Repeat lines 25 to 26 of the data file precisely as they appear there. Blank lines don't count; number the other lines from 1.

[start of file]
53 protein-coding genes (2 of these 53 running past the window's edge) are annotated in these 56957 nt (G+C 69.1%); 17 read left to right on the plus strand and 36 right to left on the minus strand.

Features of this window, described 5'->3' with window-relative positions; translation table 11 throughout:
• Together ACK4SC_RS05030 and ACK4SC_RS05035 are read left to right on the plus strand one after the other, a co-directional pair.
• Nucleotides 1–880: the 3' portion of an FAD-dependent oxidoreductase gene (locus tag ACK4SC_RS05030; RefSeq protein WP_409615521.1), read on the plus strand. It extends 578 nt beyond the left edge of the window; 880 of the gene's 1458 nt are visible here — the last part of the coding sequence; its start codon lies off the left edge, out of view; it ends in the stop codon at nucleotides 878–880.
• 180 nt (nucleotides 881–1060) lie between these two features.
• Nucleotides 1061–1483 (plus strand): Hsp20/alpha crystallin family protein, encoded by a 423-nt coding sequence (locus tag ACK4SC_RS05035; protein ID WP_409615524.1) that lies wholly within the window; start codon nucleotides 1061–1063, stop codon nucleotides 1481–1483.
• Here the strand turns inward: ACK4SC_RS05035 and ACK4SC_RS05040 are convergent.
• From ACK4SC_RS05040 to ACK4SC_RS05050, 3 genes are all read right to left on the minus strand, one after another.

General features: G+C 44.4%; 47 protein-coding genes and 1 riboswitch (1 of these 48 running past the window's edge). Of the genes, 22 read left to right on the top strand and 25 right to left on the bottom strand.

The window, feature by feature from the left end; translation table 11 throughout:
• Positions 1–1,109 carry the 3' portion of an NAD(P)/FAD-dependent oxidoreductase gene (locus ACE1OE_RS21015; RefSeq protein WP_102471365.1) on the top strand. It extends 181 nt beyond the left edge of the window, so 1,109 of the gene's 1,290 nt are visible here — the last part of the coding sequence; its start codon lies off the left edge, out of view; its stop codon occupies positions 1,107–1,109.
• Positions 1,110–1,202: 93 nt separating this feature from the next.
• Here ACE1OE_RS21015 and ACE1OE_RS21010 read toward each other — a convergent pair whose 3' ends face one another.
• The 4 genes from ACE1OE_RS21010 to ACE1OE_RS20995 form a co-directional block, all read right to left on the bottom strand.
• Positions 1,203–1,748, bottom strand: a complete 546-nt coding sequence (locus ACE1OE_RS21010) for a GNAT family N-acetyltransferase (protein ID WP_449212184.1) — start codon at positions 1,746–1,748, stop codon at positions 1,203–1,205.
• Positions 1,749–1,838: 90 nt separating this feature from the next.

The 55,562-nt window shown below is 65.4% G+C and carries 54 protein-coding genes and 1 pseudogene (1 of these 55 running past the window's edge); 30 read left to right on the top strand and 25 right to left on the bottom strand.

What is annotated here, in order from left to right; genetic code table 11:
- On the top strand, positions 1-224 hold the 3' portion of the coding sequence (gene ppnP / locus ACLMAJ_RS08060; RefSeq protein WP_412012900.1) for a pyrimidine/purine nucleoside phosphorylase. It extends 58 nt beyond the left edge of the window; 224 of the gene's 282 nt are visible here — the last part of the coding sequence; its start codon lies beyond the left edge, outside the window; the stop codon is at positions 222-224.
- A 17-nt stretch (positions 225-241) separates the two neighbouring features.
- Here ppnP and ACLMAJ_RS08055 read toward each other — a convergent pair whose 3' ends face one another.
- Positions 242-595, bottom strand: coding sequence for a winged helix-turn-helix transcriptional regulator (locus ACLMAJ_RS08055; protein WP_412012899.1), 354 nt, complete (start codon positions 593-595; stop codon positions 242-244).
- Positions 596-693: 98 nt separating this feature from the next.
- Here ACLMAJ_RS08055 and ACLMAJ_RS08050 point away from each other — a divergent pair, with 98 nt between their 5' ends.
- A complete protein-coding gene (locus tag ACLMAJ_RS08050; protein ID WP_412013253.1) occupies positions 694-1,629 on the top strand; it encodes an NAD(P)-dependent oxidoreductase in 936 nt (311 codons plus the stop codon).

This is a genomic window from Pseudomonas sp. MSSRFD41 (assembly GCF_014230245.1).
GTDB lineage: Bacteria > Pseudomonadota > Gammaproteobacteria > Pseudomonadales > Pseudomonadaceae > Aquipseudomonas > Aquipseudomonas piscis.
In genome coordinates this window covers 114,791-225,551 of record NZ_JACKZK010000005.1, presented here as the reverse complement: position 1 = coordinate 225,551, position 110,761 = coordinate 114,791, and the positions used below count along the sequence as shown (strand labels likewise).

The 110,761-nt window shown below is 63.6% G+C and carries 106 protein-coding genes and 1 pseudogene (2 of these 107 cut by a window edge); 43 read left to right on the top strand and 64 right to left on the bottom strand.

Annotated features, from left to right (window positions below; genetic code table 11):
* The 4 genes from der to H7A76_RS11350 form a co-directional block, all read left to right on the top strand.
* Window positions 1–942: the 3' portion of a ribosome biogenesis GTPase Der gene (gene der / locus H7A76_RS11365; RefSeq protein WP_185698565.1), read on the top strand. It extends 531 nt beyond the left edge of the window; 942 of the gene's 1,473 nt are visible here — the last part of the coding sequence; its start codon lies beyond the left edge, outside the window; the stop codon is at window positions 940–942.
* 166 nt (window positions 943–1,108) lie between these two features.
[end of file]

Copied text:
- A complete protein-coding gene (locus tag ACLMAJ_RS08050; protein ID WP_412013253.1) occupies positions 694-1,629 on the top strand; it encodes an NAD(P)-dependent oxidoreductase in 936 nt (311 codons plus the stop codon).

This is a genomic window from Pseudomonas sp. MSSRFD41 (assembly GCF_014230245.1).